“Certainly Jesus’ words are great words, words lifted to cosmic proportions. And over the centuries, many persons have argued that this is an extremely difficult command. Many would go so far as to say that it just isn’t possible to move out into the actual practice of this glorious command. They would go on to say that this is just additional proof that Jesus was an impractical idealist who never quite came down to earth. But far from being an impractical idealist, Jesus has become the practical realist. The words of this text glitter in our eyes with a new urgency. Far from being the pious injunction of a utopian dreamer, this command is an absolute necessity for the survival of our civilization. Yes, it is love that will save our world and our civilization, love, even for enemies.”

I have to admit, Dr. King and Jesus and Rumi — they’re all saying some truly inspiring stuff.

But these are just words.

We tend to hear the “love your enemy” invective time and again, and I think we somehow run that through our emotional, fearful, tribal filters, and it comes out the other side as acts of charity. And don’t get me wrong, Christians and the Church ought to be all about charity – food to the hungry, clothes to the naked, homes and shelter for those without… John Wesley’s admonition to, “Do all the good you can…in all the ways you can…to all the people you can for as long as you can.”

But to save the world, to participate in co-creating God’s Kin-dom, this is more about changing our fundamental orientation to life.

I don’t have to like my enemy or those people whose thinking or actions I find confusing, offensive, or reprehensible.

But loving isn’t liking.

Liking is for us. What we find comfortable. Pleasurable. Safe. Even charity is a likable action — something after which we often feel good for doing.

But love is about God, the Kin-dom. It’s risky. Discomforting. And ultimately redemptive. It’s how the very Ground of our Being stands a chance of growing and healing the world.

This is the gift of redemption – connecting in unexpected ways and discovering the stories we share at the heart of our existence. Love is about finding space in our hearts and minds to begin building bridges to our “enemies” and trusting the sacred connection between us.

How do you build a bridge from your heart to another’s heart, across your fear and through another’s?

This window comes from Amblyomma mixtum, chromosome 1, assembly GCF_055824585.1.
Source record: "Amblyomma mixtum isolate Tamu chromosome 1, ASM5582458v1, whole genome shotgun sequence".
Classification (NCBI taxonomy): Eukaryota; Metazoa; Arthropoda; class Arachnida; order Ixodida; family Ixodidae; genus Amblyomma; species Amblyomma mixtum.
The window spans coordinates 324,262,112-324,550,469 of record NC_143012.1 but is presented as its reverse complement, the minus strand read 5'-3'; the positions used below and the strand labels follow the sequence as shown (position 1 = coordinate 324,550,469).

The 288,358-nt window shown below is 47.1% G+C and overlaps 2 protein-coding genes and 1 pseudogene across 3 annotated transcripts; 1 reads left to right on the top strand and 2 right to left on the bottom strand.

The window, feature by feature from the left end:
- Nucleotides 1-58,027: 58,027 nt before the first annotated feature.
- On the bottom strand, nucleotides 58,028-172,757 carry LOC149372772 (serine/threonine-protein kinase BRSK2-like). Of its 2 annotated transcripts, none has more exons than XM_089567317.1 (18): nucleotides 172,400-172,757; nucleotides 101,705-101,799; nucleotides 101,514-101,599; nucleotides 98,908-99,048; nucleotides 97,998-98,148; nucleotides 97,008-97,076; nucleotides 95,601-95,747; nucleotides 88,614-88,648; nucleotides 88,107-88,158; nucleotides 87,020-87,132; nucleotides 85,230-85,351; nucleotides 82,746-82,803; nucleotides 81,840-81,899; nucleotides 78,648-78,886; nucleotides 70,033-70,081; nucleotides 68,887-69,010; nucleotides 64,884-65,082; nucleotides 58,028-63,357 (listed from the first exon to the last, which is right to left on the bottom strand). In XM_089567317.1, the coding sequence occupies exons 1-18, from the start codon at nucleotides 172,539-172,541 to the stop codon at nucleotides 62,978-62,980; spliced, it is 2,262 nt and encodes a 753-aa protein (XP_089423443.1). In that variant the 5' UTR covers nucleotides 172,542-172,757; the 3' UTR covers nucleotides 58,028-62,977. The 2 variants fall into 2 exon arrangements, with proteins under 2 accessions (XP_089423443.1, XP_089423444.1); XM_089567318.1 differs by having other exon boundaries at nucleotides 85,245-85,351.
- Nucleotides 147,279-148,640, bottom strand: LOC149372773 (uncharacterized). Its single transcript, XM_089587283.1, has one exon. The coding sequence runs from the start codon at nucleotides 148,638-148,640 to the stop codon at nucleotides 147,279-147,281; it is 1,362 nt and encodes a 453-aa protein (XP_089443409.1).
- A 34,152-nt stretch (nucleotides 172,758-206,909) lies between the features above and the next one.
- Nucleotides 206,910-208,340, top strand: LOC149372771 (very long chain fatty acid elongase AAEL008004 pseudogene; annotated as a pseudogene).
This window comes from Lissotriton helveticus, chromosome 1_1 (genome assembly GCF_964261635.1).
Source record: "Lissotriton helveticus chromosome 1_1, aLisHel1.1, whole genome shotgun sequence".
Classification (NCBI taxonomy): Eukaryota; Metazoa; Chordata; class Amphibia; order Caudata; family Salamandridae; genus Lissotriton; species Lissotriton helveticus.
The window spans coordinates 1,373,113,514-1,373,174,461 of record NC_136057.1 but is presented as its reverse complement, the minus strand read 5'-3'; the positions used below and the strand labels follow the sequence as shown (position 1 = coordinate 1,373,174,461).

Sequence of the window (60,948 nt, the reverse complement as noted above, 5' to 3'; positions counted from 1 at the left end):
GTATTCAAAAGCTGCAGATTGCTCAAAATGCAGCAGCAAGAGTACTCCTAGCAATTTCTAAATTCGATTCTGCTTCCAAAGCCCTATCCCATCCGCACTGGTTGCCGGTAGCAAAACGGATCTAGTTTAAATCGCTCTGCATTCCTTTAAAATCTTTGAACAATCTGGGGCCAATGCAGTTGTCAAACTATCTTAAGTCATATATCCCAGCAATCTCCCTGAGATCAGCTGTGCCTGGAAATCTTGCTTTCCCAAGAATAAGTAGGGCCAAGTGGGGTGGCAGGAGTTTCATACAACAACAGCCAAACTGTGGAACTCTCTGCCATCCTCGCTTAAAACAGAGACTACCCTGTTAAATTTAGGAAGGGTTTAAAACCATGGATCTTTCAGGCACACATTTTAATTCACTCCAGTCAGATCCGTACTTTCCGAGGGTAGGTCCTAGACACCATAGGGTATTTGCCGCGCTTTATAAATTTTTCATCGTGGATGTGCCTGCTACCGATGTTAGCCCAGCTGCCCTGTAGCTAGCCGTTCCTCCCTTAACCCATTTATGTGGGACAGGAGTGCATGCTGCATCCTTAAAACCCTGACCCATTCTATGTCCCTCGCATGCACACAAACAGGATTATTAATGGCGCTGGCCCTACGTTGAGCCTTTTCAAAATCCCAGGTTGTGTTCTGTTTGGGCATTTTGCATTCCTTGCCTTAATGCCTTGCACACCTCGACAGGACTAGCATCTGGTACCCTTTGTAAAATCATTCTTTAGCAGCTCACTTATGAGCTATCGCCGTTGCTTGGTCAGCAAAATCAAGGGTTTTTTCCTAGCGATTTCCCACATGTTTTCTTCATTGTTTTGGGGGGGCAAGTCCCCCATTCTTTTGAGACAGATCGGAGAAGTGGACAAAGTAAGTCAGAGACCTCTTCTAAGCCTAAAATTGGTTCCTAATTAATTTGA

This will be our conversation on Sunday. Let’s talk about building bridges and the redemptive moments that remind us that the creative urge in all of us is really about connection. The stories we share can open the doors to healing and a deeper wisdom. And it’s the key to how we build those bridges.

This Sunday, January 29, I will wrap up my January Series, How to Save the World, with Part IV – Building a Curious Bridge. Who is my enemy, and to whom might I be enemy? More importantly, how can I be a part of a reality that invites redemptive moments wherever, and with whomever, I am?

Turns out people are already doing just that.

Let’s join them.

Let’s save the world.


This Sunday we get theatrical and practical with actor Jakie Cabe, the music of Black Eyed Peas, Solomon Burke, and Ann Peebles.

See you then!



Rev. Tom McDermott

Associate Pastor of eleven:eleven


PLEASE NOTE:  three upcoming opportunities for learning and fun…

CRAFT THEOLOGY – 4th Mondays | 7 – 8:30 pm

January 27 | Southside Cellar, 125 S. Main St, Fort Worth Lively, engaging conversations about life, God (the latest shows we’re streaming)                                    Questions? Contact: Tom McDermott, tmcdermott@myfumc.org

Getting to Know YOU: A Weekend of Self Discovery Through the Lens of the Enneagram

Led by James Patterson | Friday, February 7 | 6:30-9:00 pm | Light meal included | Saturday, February 8 | 9:00 am – 5:00 pm | Lunch and snacks included $25 per person / $40 per couple | Registration required by January 31 https://fumcfw.org/event/enneagram20/2020-02-07/#register

Play! An Improv Workshop

Led by NYC Improviser, Winn LaRue.

Groundhog Sunday, February 2 | 1:00 – 4:00 pm | Room 350 | NO COST | For beginners and advanced players, join us for an afternoon of letting go and having some serious fun!

Questions and Registration. Contact: Gayle Ammerman: gammerman@myfumc.org